Hovering 3 feet above the ground, has anyone else seen these guys walking precariously between two trees in your local park on Sunday afternoon? I certainly have.

Slacklining is a rapidly growing outdoor sport that is capturing the attention of rock-climbers, yogis, tight-rope walkers as well as all out cliff-hanging adrenalin fiends looking for their next height fix. Simon Li is one of the big promotors of slacklining in Australia and recently started his own business producing them — Pure Slacklines. We caught up with him to see what makes him tick…

Can you provide a quick background of who you are and what you do?

As a kid, I was always active and into a lot of different sports but never quite found the right sport for me. At Uni I studied Engineering and Physics and got really involved in the solar car project. After years of pouring all my time into designing, building and racing solar cars, once it was over I suddenly had a lot of free time and ended up exploring the outdoors and really fell in love with rock climbing. When I started slacklining I wasn’t happy with the equipment available and so the idea of bringing together my two passions of engineering and outdoor sports seemed natural.


What is slacklining? Is it hard to learn?

It’s really easy to get started but takes a lifetime to master. A 5m line in the park anyone can learn to walk in a few afternoons, but the progression continues to anything you can imagine. Currently the world record is 600m long. What defines slacklining is balancing on an inch or two of flat webbing. You can walk longer and longer distances or learn a huge variety of tricks (think both yoga poses and triple backflips).

What inspires you?

I’ve always struggled with not overdoing things. For example, with rock climbing, I was single-mindedly determined to do really hard physical movements which resulted in a lot of injuries. With slacklining the trick is really to find a balance between strength, concentration and calm. You can’t just grunt your way across the line like you can with a hard rock climb. It’s a much more well rounded activity which is not only enjoyable but also good for you. There’s a very important mental aspect of slacklining, especially slacklining over water or high up between cliffs, which helps me develop focus and concentration in other areas of my life like work.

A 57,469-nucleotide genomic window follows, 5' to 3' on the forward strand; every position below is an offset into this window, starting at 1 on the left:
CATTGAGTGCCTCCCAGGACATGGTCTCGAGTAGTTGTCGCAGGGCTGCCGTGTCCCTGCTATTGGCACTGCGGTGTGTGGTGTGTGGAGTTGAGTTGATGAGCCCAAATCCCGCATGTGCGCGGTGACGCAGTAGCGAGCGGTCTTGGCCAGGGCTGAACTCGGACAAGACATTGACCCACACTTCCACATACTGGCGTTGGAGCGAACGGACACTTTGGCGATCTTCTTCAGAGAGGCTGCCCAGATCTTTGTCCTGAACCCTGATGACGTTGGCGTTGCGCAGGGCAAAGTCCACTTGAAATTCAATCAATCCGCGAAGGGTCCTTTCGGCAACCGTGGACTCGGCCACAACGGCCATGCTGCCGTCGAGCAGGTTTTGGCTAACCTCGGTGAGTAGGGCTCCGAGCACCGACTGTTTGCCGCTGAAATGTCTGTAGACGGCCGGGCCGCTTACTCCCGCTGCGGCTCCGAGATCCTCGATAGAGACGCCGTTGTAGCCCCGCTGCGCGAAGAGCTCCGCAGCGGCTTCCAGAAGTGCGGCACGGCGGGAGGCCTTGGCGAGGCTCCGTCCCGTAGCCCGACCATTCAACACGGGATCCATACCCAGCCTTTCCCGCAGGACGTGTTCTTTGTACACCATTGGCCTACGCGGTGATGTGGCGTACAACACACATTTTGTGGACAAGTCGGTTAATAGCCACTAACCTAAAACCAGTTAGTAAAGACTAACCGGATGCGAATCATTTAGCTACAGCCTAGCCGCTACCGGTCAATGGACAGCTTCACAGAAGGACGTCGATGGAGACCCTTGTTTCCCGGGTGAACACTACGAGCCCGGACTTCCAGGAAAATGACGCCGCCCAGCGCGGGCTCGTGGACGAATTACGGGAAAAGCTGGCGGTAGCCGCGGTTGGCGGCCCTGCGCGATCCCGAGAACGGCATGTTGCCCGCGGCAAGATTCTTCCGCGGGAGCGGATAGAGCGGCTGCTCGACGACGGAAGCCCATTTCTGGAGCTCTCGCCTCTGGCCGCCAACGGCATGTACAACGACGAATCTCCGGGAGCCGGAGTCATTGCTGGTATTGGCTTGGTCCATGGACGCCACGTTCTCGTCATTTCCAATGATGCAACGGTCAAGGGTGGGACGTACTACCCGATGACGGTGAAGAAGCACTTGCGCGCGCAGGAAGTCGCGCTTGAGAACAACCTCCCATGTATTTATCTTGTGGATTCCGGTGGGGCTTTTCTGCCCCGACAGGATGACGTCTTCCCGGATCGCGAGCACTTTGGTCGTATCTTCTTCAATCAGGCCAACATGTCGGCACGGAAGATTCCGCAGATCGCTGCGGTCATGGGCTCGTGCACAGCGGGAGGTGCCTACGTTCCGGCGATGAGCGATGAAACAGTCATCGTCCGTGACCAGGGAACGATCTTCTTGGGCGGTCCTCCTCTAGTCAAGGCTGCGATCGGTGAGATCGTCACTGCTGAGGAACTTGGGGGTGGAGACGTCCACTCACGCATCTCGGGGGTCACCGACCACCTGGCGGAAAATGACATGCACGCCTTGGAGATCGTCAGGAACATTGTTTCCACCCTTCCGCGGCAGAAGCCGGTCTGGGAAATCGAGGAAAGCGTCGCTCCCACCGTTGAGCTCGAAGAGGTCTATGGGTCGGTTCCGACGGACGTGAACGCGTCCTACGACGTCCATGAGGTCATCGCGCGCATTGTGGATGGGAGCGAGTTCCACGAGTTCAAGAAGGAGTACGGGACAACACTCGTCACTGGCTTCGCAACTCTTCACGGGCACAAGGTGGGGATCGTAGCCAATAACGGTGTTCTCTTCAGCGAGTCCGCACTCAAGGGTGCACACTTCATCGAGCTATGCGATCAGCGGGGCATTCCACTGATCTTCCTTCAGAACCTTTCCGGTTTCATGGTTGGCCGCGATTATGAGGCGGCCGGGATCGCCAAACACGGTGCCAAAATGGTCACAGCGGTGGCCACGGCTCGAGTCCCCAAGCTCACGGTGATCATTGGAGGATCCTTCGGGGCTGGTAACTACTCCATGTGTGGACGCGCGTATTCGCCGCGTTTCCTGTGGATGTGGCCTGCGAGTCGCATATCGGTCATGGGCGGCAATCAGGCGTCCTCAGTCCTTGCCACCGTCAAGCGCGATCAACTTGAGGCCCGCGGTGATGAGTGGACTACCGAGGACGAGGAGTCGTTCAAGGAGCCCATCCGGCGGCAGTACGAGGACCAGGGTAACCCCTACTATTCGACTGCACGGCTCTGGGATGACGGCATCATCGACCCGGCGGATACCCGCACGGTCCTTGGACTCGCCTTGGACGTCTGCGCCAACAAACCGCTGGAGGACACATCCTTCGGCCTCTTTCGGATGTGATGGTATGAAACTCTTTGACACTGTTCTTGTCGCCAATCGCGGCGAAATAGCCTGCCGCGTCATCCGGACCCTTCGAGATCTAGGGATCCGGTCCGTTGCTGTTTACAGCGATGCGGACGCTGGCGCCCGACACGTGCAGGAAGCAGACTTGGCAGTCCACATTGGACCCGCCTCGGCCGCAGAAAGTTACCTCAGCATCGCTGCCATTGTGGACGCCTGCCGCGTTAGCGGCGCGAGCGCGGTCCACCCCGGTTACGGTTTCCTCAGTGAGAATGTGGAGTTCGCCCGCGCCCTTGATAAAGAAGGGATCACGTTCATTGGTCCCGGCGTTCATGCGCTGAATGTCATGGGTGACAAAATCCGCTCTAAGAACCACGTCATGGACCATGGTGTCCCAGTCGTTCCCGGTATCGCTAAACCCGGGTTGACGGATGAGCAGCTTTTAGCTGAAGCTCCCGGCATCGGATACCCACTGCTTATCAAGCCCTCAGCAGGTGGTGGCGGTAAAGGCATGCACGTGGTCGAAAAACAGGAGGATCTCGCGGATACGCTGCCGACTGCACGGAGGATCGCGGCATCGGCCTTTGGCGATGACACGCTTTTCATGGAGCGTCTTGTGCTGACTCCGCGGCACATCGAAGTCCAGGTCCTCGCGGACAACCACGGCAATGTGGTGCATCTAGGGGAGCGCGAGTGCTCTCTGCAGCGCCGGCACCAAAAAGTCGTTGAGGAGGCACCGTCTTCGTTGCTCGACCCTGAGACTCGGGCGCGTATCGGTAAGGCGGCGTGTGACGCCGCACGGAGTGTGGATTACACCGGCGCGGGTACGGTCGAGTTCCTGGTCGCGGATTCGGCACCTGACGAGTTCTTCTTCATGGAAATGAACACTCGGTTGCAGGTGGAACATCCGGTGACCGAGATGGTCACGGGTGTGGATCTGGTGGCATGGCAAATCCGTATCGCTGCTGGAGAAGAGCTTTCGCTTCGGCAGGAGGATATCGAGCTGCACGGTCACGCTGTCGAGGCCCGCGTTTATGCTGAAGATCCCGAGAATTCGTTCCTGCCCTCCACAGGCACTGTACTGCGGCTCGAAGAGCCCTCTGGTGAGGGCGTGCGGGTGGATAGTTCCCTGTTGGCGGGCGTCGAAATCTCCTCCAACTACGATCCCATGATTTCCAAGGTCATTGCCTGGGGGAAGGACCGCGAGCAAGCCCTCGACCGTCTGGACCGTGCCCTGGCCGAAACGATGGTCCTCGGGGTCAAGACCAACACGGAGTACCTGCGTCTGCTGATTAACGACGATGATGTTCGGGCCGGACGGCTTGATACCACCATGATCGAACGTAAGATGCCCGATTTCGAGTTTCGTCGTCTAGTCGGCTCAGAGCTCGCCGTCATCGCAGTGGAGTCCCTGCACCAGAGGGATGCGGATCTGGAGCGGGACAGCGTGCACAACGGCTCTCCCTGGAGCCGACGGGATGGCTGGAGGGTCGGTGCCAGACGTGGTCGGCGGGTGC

Interview With A Slackliner Henry Brydon slackline, ocean, waterline

Where’s the most interesting place you’ve rigged up your slackline? 

The most interesting and challenging line I’ve rigged with some good friends was the first ever highline in Hong Kong a few years ago. It was a combination of technical rigging, logistics of organising everything in a new location and also getting it all done and filmed in the space of a week.


Where can you do it? 

It’s really easy to set up a slackline anywhere there are trees. With some more advanced knowledge and skills, you can be creative and rig anywhere!


Where has been your favourite place to slackline so far in Australia?

Wednesday afternoons in Victoria Park in the city. It’s maybe not the first place you would have in mind but it’s grown to be such a great community. There’s always a bunch of lines set up and everyone is super helpful and willing to teach beginners and try new things. It’s also where more adventurous trips are planned for the weekends.


Do you have a dream destination in Australia that you’d love to do it?

Northern WA. A ton of potential for epic waterlines and highlines. The remoteness brings a calm and tranquillity that really vibes with the mental aspect of the sport. And the landscapes are just so amazing, how can you not have a great time?


Interview With A Slackliner Henry Brydon slackline, highline, hong kong

What gear do you use? Where can someone buy it?

For shorter lines I use my 30m PureKit. I designed it exactly how I wanted and last year took one on a 10 month world trip where I only had a carry-on backpack. For highlines and longlines I use my Bloodline webbing and pulleys/rope/etc which you can get from specialty climbing and rope access shops. Definitely find someone to ask as the gear is advancing pretty fast these days.


For We Are Explorers followers who would like to try this, what do you recommend they do? Is there a community people could join?

You can just buy a pre-made kit (around 20m is perfect) and just get into it. But the best thing to do is find your local slackline community and try out a whole bunch of different lines and chat to people. Online you’ll find your local community in Facebook groups named: ‘Slackline [town name]’. e.g. Slackline Melbourne, Bondi Slackliners, Slackline Brisbane, etc. The slacklining community is almost always super friendly and inviting so give it a go!


Interview With A Slackliner Henry Brydon slackline, temple